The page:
Sethian’s contributions range from fluid interfaces to computer chips

For the past three decades, Sethian has built mathematical and computational tools to tackle pressing problems in fields such as medical imaging, seismic imaging, combustion calculations, computer chip manufacturing, and inkjet printing.

The broad reach of his applications stem from his pioneering work on the computer representation of the motion of curves, surfaces, interfaces, and wave fronts, for which he was awarded the Norbert Wiener Prize in 2004.

According to the ICIAM news release announcing the award, the level set method pioneered by Sethian and Stanley Osher has had a major impact in a wide range of fields and is one of the most used algorithms of the past few decades.

Sethian’s mathematical algorithms for modeling etching and deposition in the manufacture of computer chips are now an indispensable part of industrial semiconductor fabrication simulations throughout the world.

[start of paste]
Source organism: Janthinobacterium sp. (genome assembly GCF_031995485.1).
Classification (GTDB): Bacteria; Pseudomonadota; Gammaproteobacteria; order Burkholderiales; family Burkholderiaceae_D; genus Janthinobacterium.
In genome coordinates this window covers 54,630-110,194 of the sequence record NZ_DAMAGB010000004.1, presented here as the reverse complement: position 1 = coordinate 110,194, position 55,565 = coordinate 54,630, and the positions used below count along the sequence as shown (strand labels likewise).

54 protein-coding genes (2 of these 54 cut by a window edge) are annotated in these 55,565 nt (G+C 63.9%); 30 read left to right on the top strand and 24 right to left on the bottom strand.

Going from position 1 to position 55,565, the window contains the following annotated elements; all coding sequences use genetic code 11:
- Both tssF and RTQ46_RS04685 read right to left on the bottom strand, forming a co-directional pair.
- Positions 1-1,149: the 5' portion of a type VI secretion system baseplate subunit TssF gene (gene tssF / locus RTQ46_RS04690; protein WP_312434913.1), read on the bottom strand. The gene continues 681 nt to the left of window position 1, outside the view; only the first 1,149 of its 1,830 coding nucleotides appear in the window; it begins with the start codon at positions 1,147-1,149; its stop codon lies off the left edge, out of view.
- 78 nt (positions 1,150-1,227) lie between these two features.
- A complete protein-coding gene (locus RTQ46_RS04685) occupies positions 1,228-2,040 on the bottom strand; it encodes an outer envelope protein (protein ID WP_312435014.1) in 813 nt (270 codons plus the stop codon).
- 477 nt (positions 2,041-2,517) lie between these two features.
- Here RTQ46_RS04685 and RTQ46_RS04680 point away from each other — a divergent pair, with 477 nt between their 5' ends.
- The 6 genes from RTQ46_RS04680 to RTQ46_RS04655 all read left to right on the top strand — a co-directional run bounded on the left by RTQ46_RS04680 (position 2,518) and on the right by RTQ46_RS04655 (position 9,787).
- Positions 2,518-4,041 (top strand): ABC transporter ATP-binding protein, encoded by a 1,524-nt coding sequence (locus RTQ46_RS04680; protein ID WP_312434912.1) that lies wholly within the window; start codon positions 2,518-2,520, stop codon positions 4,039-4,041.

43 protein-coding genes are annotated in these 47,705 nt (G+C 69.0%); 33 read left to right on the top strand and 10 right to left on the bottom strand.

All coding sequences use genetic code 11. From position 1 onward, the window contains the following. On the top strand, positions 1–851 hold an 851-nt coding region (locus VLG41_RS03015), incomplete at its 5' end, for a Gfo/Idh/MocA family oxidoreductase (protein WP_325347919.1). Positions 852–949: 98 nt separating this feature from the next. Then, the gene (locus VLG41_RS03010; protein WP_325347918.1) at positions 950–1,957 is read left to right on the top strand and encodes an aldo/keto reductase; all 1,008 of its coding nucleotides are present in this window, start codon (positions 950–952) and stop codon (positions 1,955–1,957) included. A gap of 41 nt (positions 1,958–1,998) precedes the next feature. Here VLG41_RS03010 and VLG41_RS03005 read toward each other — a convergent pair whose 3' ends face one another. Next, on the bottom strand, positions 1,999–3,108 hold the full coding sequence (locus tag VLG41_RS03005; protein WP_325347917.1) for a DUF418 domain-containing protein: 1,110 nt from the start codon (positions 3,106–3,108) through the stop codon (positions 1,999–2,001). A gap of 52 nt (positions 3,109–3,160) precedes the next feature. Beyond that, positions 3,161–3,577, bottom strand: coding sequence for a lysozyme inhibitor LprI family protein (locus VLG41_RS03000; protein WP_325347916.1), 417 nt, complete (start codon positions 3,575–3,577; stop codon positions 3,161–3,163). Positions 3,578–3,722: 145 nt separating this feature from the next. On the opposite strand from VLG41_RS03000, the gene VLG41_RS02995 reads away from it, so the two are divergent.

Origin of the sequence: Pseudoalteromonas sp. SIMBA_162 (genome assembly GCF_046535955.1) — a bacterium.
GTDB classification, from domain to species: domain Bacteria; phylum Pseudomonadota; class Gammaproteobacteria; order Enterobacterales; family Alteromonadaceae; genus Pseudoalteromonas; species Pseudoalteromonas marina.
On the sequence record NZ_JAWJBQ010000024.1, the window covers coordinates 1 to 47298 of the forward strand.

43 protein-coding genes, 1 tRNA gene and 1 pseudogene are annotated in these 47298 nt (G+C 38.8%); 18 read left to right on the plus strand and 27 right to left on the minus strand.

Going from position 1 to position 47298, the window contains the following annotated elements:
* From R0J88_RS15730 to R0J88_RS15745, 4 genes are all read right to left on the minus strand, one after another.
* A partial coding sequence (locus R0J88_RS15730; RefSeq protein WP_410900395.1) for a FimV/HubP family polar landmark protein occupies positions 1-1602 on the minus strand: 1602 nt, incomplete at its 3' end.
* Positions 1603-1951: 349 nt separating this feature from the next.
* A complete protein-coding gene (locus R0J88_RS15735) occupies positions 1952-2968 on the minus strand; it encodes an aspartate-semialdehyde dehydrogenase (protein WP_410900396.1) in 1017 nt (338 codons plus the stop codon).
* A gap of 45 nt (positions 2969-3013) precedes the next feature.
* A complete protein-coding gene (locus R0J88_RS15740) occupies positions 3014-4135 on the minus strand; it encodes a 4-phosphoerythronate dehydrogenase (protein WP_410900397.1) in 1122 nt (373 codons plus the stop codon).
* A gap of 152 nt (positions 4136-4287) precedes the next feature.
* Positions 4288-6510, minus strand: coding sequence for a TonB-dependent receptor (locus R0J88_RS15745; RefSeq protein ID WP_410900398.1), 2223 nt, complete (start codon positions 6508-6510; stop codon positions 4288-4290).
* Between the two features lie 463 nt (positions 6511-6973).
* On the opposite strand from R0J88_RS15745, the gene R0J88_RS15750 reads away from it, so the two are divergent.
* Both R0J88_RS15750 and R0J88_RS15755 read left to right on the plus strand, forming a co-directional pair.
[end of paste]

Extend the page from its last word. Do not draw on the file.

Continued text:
Sethian’s algorithms for imaging and shape recovery are found throughout medical and biological imaging technologies, including imaging workstations that quantify cardiac motion and efficiency.

He developed tools for solving Hamilton–Jacobi equations with applications in geophysics and tomography, currently in use by the petroleum industry. He also developed numerical methods for inkjet dynamics and combustion processes.

The ICIAM news release adds, “This extraordinary range of successes is made possible by Sethian’s unparalleled eagerness to learn thoroughly the engineering aspects of problems he works on, the accuracy and depth of his feeling for mathematical structure, and his broad mathematical knowledge. His body of work is emblematic of what an applied mathematician should aspire to achieve.”

Sethian, 56, was born in Washington, D.C. He earned his PhD in Applied Mathematics from the University of California, Berkeley in 1982 and joined Berkeley Lab in 1985. He is a member of the National Academy of Engineering.

The prizes will be awarded at the International Congress for Industrial and Applied Mathematics next July in Vancouver, Canada.

Chorin’s and Sethian’s research has been funded in part by the Department of Energy’s Applied Mathematics program, which is part of the Office of Advanced Scientific Computing Research.

Berkeley Lab is a U.S. Department of Energy national laboratory located in Berkeley, California.  It conducts unclassified scientific research for DOE’s Office of Science and is managed by the University of California. Visit our Website.